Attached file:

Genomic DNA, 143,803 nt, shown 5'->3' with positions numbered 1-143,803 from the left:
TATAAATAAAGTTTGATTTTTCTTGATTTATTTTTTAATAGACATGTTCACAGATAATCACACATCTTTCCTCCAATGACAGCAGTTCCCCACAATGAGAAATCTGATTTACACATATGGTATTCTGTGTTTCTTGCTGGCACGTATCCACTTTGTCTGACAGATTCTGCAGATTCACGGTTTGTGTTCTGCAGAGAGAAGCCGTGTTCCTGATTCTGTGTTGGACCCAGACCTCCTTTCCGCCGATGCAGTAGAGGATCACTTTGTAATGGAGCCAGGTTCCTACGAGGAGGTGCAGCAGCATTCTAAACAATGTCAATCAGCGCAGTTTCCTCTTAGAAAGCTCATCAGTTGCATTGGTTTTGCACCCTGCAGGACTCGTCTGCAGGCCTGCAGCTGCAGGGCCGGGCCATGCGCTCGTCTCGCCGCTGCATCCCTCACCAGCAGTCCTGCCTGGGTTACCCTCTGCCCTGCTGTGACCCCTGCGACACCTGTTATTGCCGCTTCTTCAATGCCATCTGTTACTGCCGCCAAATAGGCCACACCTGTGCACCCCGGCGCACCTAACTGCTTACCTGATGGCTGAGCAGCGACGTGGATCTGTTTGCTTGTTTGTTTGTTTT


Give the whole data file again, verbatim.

Genomic DNA, 143,803 nt, shown 5'->3' with positions numbered 1-143,803 from the left:
TATAAATAAAGTTTGATTTTTCTTGATTTATTTTTTAATAGACATGTTCACAGATAATCACACATCTTTCCTCCAATGACAGCAGTTCCCCACAATGAGAAATCTGATTTACACATATGGTATTCTGTGTTTCTTGCTGGCACGTATCCACTTTGTCTGACAGATTCTGCAGATTCACGGTTTGTGTTCTGCAGAGAGAAGCCGTGTTCCTGATTCTGTGTTGGACCCAGACCTCCTTTCCGCCGATGCAGTAGAGGATCACTTTGTAATGGAGCCAGGTTCCTACGAGGAGGTGCAGCAGCATTCTAAACAATGTCAATCAGCGCAGTTTCCTCTTAGAAAGCTCATCAGTTGCATTGGTTTTGCACCCTGCAGGACTCGTCTGCAGGCCTGCAGCTGCAGGGCCGGGCCATGCGCTCGTCTCGCCGCTGCATCCCTCACCAGCAGTCCTGCCTGGGTTACCCTCTGCCCTGCTGTGACCCCTGCGACACCTGTTATTGCCGCTTCTTCAATGCCATCTGTTACTGCCGCCAAATAGGCCACACCTGTGCACCCCGGCGCACCTAACTGCTTACCTGATGGCTGAGCAGCGACGTGGATCTGTTTGCTTGTTTGTTTGTTTT